Lud's Church

I have written about many of the old churches at which I have called this summer. Their architectures, associations and monuments all contain lessons and admonitions, good and bad, for we who follow Christ. How about this for a great church setting (above and below)? Although I fancy it too cold and wet for the winters, this ravine keeps cool during the summers and unlike many ravines and church porches, does not stink of tramps’ urinary discharges. It is called Lud’s Church and it is a fine natural chasm in the wooded hills of Staffordshire. Although the Archaeology and Metal Detecting News magazine argues, quite convincingly, that it gets its name from Lugh, the Celtic moon god, whose soft light would pour into the chasm from above, its name probably comes from Walter de Ludank. Walter is said to have worshipped here in the early 1400s, along with his fellow Lollards. These were the followers of John Wycliffe, a Leicestershire parson who rejected Roman Catholicism 150 years before Luther and Protestantism. Dismissing the Mass, saint-veneration and popery, they were despised as heretics, and hunted down in order to be burned. They therefore met in secret, hearing those wonderful words of Wycliffe’s English Bible, a book that was illegal to read and possess. The ravine is long and its walls steep, providing a good auditorium for those would come to listen.

From above, it is hard to spot; even now, the trees and bushes give it a covering, so how much more so in the heavily forested Middle Ages. Nevertheless, Walter de Ludank is said to have been arrested here, so the secret was not kept. The primary sources are scant, but I suspect Brother Lud was afterwards dispatched to glory; from worshipping in a ravine he was translated to the heavenly temple but a few days or weeks after his detention.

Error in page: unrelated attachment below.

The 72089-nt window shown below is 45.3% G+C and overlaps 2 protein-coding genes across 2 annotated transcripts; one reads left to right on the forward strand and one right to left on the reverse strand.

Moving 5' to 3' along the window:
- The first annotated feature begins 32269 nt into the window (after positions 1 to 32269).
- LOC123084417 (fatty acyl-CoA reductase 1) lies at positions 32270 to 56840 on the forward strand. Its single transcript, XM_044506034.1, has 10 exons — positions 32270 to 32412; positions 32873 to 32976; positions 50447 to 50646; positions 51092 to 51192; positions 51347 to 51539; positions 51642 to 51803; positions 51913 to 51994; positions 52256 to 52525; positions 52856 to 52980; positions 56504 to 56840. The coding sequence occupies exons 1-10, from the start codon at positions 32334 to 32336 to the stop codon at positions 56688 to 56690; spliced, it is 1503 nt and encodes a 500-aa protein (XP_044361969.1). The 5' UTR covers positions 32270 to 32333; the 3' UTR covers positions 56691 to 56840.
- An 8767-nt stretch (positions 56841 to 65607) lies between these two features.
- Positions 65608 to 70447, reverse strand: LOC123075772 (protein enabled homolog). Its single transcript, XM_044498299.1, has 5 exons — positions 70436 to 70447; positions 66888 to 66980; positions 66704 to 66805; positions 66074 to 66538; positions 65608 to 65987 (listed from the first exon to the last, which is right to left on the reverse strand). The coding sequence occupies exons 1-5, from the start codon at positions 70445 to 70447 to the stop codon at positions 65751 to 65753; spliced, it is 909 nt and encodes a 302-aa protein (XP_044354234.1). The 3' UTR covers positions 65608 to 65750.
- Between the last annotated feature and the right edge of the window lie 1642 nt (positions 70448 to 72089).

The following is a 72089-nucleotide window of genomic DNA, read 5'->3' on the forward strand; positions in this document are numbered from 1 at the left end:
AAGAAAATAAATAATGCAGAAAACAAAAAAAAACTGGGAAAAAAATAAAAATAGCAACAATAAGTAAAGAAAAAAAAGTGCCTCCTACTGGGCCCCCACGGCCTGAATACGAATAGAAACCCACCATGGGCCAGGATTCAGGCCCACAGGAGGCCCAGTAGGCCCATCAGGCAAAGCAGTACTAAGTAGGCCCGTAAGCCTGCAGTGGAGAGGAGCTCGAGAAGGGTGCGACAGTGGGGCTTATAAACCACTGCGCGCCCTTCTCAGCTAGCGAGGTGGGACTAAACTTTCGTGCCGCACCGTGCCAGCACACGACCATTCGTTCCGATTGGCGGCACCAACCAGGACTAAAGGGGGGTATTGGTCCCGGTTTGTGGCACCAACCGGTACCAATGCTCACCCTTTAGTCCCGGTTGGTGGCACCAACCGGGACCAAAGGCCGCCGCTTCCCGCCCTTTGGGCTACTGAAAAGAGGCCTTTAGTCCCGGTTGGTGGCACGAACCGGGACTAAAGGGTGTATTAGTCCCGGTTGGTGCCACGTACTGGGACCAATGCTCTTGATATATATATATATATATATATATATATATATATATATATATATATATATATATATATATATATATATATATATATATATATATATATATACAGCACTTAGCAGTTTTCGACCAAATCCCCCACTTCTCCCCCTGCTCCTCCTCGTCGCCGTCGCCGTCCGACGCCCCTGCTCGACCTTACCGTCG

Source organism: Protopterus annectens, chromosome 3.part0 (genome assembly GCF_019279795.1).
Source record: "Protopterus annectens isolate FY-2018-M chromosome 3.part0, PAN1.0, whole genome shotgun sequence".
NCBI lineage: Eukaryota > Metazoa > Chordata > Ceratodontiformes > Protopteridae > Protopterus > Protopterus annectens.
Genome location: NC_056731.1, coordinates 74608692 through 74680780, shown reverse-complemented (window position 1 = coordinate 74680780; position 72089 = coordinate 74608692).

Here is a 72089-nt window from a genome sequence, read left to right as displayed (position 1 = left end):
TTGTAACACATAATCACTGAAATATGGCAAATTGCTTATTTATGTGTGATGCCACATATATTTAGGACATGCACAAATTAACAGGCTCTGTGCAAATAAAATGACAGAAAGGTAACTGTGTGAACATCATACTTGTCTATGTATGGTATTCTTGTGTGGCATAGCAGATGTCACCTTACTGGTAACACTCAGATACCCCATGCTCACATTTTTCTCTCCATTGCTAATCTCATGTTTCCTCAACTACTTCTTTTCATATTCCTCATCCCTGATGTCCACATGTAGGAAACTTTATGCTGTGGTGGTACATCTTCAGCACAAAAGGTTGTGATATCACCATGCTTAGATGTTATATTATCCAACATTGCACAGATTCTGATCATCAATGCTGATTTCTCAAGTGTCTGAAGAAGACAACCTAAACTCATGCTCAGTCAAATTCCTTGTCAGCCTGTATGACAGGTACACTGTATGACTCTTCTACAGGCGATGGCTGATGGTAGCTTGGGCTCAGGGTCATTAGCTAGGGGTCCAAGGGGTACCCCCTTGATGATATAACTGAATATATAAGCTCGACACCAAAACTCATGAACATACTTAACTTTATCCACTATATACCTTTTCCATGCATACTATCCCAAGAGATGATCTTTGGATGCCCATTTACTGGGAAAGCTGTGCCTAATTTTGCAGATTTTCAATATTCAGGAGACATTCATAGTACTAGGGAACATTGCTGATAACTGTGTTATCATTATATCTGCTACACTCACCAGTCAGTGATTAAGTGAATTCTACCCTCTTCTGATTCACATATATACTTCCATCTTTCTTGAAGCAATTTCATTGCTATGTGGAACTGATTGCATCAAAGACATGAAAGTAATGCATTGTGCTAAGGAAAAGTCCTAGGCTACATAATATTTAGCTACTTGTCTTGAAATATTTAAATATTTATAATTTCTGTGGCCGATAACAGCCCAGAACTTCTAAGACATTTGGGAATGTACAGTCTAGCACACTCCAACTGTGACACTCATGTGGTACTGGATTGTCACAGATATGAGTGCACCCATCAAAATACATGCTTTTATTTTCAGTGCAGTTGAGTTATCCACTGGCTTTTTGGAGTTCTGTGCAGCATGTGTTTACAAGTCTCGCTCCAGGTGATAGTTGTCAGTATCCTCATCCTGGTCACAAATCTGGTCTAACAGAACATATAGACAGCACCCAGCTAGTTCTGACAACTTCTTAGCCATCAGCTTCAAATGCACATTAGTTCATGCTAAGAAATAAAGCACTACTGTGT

It may lack beautiful masonry and sweeping spires; it may not boast an ornate pulpit or comfortable pews, but here the verdant ferns and lush ivies carpet its walls and shelter its congregation. In this natural temple of God’s creation, glorious gospel truths were shared when much of the land was shrouded in theological darkness. Here, God’s people were hunted and seized, that their Lord might the sooner share with them the pleasures of His heaven.

And othere asaieden scornyngis and betingis, more ouer and boondis and prisouns. Thei weren stoned, thei weren sawid, thei weren temptid, thei weren deed in sleyng of swerd. Thei wenten aboute in broc skynnes, and in skynnes of geet, nedi, angwischid, turmentid; to whiche the world was not worthi. Thei erriden in wildernessis, in mounteynes and dennes, and caues of the erthe. And alle these, preued bi witnessing of feith, token not repromyssioun;

Hebrews 11:36-39, John Wycliffe’s Bible, and below, in modern spelling:

And others assayed scornings and beatings, moreover and bonds and prisons. They were stoned, they were sawed, they were tempted, they were dead in slaying of sword. They went about in badger skins and in skins of goats, needy, anguished, tormented; to which the world was not worthy. They wandered in wildernesses and in mountains and dens, and caves of the earth. And all these, approved by witnessing of faith took not repromission;